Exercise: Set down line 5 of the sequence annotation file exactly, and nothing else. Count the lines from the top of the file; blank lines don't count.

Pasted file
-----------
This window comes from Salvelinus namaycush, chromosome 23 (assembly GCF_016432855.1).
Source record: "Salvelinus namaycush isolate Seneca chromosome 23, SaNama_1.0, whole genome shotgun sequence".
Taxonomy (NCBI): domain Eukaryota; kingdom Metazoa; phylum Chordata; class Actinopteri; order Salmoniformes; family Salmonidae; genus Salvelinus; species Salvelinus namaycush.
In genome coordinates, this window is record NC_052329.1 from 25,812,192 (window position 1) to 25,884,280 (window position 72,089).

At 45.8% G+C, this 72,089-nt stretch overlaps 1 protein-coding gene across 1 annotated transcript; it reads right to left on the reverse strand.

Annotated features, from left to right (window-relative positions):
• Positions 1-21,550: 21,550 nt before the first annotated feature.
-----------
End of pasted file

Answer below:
At 45.8% G+C, this 72,089-nt stretch overlaps 1 protein-coding gene across 1 annotated transcript; it reads right to left on the reverse strand.